The Problem with Ideology

“By its very nature, hard-line ideology is self-serving and self-perpetuating; its primary goal is to survive—and that precludes everything.”–Queen Rania of Jordan

People are literally the soil where ideas (and memes[1]) are planted; ideas are planted by teachers, peers, parents, churches, advertisers, and governments; and for this reason thinking can be, paradoxically, a rather thoughtless process; it’s enough to make a person wonder whether or not anyone is capable of conceiving an original idea or if we’re doomed to always occupy intellectual spaces constructed by others.

Russia in the 19h century illustrates this notion of people being soil for the planted idea. Imperial Russia was a repressive regime where every attempt at revolution failed. Violent revolution is easy while peaceful reform is difficult. Counter-intuitive as it is but armed struggles fail more often to succeed than do peaceful reform movements.[2] However, armed struggles have one advantage peaceful ones do not: violence is easy while peace is complex.

russian-rev_1917Peaceful movements are more complicated because they require thought (why do we need to change?), discipline (we must avoid giving in to the temptation to use physical violence), patience (we must keep our eye on the goal) and planning (what strategy is the best one to use at this specific time?). You also need a public ready to act. But before this happens the people must first be prepared to listen. Thus, the Petrashevtsky, a reform-minded group of Russian intellectuals avoided open conflict with the Tsar. Instead of promoting open revolt, this group pursued a decades’ long strategy of exposing the Russian peasantry to the appropriate propaganda[3] in order to “[win] hearts and minds, so that when, in the distant future, the revolution finally came, it could be sure of mass support”.[4] The work of the Petrashevtsky turned out to be futile: future attempts at reform like the peaceful peasant march protesting rising bread prices in 1905 on the Tsar’s winter palace in St. Petersburg failed—failed in part because the movement turned violent while the “hearts and minds” of the Russian people were still not ready to conceive of a world where peace was stronger than armed struggle. The thinking of the people had to change.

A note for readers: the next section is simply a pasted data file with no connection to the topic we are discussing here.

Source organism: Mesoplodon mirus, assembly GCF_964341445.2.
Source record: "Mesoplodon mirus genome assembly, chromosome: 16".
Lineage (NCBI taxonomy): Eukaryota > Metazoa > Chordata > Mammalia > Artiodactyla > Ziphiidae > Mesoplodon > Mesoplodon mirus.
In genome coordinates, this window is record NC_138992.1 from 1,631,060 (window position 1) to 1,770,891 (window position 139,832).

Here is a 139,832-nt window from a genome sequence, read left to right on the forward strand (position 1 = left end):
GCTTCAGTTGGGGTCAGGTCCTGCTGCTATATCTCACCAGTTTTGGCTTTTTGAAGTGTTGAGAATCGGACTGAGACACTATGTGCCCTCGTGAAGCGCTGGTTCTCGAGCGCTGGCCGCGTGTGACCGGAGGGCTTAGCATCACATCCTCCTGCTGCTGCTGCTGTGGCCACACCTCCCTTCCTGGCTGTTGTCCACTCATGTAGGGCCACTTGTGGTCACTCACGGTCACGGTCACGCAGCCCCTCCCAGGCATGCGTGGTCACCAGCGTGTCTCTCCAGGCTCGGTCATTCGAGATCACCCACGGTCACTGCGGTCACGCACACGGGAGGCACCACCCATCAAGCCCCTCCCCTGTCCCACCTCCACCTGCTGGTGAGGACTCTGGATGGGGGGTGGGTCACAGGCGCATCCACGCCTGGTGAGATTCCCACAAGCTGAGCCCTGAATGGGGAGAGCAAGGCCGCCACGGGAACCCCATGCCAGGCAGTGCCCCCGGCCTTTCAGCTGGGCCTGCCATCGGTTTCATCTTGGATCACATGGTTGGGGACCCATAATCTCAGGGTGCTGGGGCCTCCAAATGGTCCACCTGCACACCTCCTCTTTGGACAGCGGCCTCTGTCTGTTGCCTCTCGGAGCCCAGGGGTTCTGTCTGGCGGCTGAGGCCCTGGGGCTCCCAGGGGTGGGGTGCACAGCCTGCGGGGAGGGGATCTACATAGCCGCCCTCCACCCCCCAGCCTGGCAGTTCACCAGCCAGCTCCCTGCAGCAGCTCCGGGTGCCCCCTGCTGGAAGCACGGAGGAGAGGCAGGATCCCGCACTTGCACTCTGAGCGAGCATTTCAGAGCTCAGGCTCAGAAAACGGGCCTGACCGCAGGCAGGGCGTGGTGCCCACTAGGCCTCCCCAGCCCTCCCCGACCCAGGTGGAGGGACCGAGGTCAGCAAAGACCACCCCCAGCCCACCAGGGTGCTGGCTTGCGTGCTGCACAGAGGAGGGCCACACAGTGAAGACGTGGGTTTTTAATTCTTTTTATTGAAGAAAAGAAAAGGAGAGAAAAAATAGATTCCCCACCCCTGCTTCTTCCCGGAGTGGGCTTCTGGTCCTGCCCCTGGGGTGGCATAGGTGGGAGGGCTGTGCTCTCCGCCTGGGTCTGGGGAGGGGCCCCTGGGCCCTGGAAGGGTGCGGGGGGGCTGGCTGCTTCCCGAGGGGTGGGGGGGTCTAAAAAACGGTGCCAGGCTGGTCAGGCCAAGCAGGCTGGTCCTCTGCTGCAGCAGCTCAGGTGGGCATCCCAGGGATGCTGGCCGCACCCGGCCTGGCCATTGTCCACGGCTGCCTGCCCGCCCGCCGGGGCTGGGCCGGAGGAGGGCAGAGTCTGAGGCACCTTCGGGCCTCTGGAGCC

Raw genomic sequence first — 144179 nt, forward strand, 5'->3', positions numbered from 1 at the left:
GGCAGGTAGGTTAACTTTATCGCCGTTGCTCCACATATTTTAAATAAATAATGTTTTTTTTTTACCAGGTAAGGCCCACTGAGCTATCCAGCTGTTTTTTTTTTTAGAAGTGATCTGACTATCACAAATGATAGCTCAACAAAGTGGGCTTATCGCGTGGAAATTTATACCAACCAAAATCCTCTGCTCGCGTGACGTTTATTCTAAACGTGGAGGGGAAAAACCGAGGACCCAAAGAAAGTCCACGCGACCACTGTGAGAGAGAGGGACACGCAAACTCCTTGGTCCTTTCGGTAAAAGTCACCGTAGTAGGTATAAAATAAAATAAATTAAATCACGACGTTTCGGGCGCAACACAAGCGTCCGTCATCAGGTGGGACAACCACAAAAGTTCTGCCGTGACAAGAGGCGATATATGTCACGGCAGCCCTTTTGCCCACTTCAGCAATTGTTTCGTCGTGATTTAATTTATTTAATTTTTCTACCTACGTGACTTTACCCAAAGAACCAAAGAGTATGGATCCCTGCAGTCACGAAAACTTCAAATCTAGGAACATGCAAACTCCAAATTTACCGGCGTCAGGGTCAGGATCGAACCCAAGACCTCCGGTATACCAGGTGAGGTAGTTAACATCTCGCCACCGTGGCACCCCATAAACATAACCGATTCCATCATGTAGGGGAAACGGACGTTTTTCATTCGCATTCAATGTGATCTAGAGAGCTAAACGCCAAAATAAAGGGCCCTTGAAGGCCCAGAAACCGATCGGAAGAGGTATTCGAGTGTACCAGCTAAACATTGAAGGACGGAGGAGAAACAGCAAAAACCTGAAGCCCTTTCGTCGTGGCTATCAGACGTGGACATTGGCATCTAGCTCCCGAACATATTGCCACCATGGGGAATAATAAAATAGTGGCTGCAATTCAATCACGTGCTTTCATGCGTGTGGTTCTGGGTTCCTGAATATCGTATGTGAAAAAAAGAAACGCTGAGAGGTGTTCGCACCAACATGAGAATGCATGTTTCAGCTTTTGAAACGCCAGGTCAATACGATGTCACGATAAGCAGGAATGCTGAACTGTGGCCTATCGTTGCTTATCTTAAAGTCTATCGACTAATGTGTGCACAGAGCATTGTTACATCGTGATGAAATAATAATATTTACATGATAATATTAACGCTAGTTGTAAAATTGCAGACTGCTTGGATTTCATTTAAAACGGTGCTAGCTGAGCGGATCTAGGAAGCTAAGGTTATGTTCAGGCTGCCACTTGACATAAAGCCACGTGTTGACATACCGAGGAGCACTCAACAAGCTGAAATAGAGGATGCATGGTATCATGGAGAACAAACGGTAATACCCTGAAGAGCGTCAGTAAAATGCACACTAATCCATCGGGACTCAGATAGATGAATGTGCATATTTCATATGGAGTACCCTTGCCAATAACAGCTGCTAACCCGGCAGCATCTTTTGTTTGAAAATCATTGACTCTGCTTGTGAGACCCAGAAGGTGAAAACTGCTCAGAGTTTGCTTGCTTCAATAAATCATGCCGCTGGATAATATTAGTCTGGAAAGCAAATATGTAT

Propaganda plays an important role in shaping our understanding of the world: we are literally what we think about; and the content of our thoughts reflects the information we are exposed to; therefore, it makes intuitive sense that all of us, to varying degrees, is influenced by propaganda to think narrowly (or ideologically[5]). There are many different types of ideology, e.g. there’s fascism (a worldview reflecting the tendency to look inward for meaning and enemies), liberalism (a belief in the necessity of a limited government and freedom of the individual), communism (a faith in the role of class conflict leading humankind inexorably[6] towards the dictatorship of the proletariat[7]), etc. and so on and so forth.

For all their explanatory power, ideologies pigeon-hole our thinking; ideologies limit the options available to us by boiling complex issues down into simpler components like a party-line or a favored line of reasoning; and ideologies, as was the case with the Russian peasantry in 1905, blind us so we do not recognize peace as the better alternative to violence.

trickleSpeaking of blindness, let’s look at an example of ideology at work in the field of economics: the support an economic theory like “trickle-down economics” continues to receive despite the fact it objectively doesn’t work speaks volumes about how easily people are manipulated through propaganda.[8] In the 1980s, political parties were pushed by wealthy backers to cut taxes. The parties needed the support of the American electorate to do this. Thus, the idea of trickle-down economics—the notion cutting taxes encouraged broad economic growth for everyone—was sold to Americans as a certainty. Despite the support trickle-down continues to receive, money never trickled from the wealthy to the poor; rather, it continued gravitating towards the already wealthy and the powerful.[9] Trickle-down economics simply doesn’t work. Nonetheless, free-market fundamentalists,[10] ideologues in every sense of the word, keep selling the notion that it does and the American population keeps buying into the myth.

The blind faith some continue have in trickle-down economic theory demonstrates the single greatest weakness of any ideology: ideologies only make sense if its fundamental assumptions are never questioned and are accepted at face value. To gain an appreciation for the absurdity of not questioning an ideology, let’s look at two situations drawn from the history of science: